Companies Need Better Information on Rules

The Australian Financial Review

By Graham Bradley
President, Business Council of Australia

Australian and Chinese businesses took an important step in developing relationships at the second CEO Roundtable in Beijing just concluded.

The meeting brought together 25 of the most senior business leaders from both countries to discuss the future of the economic relationship in conjunction with the visit to China by Prime Minister Julia Gillard.

As Australia’s largest trading partner, China earns Australia more than $50 billion a year in export income. This highlights the importance of giving careful consideration to the concerns coming from those businesses buying our iron ore, coal, liquefied natural gas and other products and services.

In a dialogue that encouraged an open and respectful exchange of views, Chinese business leaders raised concerns about:

A strong perception that Australia has slower and more onerous project approval processes than many other countries. There was concern that, once a business committed to invest in resources and energy projects, it could face long and costly lead times.

A shortage of people with the key skills required to complete major new developments and the need for more flexible skilled migration arrangements.

A concern that foreign investment screening rules place Chinese state-owned enterprises at a disadvantage and clearer criteria regarding a national interest test.

Business Council of Australia participants said Australia’s foreign investment procedures were not out of step with other nations and that our approach was non-discriminatory, with very few Chinese proposals rejected in recent years.

They supported improvements that could be made to screening rules. These could involve clearer articulation of the reasons proposals were declined.

The issue of slow project approval requirements is particularly significant and it is a concern shared by Australian-owned businesses. Our delegates pointed out that one reason for lengthy approval processes was community engagement on major projects. Nevertheless, it will be necessary for business and the government to further streamline the regulatory requirements and approval procedures for major projects.

In relation to skilled migration, the government recently announced reforms to enable faster training of mature-age Australians and the introduction of fast-track visa arrangements for the construction of the largest resource projects to help reduce the lack of skilled personnel.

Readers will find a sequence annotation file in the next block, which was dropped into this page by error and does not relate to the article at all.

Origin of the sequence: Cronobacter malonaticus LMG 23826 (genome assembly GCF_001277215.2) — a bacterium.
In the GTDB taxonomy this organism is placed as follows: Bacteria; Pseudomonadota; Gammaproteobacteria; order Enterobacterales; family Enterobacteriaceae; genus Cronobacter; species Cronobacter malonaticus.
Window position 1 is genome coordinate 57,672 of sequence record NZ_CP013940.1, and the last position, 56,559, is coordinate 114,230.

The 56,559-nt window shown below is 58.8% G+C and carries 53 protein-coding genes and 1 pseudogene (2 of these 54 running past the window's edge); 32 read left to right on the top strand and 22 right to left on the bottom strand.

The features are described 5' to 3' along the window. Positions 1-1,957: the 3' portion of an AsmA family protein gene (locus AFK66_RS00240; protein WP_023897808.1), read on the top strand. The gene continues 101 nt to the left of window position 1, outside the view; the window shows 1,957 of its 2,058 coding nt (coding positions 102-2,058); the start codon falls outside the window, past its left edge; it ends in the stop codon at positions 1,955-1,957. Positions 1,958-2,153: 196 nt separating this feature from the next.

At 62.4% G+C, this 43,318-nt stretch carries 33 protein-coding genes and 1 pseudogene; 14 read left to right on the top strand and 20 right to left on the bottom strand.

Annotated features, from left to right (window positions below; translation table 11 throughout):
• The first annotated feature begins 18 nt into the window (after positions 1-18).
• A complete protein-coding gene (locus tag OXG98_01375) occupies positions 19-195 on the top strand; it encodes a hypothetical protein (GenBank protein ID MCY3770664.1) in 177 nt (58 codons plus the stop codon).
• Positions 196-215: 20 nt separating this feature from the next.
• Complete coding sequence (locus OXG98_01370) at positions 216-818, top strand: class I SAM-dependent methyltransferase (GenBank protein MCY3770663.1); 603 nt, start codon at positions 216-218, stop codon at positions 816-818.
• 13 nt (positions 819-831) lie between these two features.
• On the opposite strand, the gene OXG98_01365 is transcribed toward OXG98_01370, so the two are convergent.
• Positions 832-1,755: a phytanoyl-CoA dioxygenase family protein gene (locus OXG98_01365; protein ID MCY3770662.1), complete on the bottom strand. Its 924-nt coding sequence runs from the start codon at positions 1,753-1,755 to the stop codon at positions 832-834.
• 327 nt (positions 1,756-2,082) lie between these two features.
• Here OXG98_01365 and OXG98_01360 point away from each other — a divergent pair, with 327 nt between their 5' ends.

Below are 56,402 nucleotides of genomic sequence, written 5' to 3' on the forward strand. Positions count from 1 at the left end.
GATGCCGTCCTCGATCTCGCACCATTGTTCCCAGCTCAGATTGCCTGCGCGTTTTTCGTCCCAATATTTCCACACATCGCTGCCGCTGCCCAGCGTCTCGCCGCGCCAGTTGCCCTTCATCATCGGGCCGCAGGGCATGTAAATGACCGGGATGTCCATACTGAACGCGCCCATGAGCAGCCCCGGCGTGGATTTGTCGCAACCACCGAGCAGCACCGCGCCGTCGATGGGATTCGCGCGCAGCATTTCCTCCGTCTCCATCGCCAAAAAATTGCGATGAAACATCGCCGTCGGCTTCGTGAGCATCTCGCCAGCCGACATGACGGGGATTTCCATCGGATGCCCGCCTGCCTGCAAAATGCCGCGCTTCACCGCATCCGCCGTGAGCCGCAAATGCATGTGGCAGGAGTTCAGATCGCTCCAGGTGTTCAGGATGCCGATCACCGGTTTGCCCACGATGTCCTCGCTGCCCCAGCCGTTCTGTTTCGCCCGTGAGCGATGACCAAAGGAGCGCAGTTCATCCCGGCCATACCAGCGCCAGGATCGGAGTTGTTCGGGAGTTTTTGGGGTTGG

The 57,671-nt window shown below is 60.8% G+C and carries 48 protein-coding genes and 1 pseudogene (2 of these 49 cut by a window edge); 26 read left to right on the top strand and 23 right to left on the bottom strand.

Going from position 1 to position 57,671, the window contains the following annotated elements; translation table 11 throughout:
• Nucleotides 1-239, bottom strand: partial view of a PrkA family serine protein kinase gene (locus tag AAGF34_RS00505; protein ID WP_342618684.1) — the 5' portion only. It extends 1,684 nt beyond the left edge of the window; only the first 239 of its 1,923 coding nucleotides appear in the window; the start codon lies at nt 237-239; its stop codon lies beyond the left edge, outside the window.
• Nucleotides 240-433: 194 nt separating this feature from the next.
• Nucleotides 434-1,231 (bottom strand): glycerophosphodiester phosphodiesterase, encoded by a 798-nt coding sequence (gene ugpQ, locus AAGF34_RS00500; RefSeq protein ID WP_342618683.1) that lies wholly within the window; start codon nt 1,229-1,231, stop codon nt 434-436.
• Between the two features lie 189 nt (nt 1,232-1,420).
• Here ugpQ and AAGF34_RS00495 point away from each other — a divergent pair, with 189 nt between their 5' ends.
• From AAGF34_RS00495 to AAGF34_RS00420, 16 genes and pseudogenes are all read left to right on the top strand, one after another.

The discussions highlighted the need for Australian business and government leaders to improve the level of understanding in China about our rules and requirements, and to demonstrate, with examples, that we welcome Chinese investment.

The BCA will follow up on the meeting by analysing the regulations and processes involved in gaining approval for major projects. We will also examine the restrictions placed on Australian businesses seeking to invest in China. This issue was raised by the Australian participants and is critically important for our financial, agricultural and manufacturing industries, whose access to markets is often highly restricted.

The leaders of both countries recommitted to work towards a meaningful free trade agreement to open wider opportunities in these and other sectors.

Our chief executives believe that both governments should seek to ensure that inward and outward investment is supported by policies that are consistent and predictable; remove or avoid unreasonable restrictions; and encourage sharing of technology.

The implementation of climate change policies in both countries will have implications for future investment in energy. We discussed the need to ensure that national policies to reduce greenhouse gas emissions do not create disincentives to this investment.

The chief executives reported directly to Prime Minister Julia Gillard and Vice-Premier Li Keqiang.

For Australia and China to keep reaping the benefits of our rapidly growing economic relationship, we must continue discussions on bilateral matters of importance, involving both government and business leaders.

Graham Bradley co-chaired the 2011 Australia–China CEO Roundtable with Chen Yuan, Chairman of China Development Bank.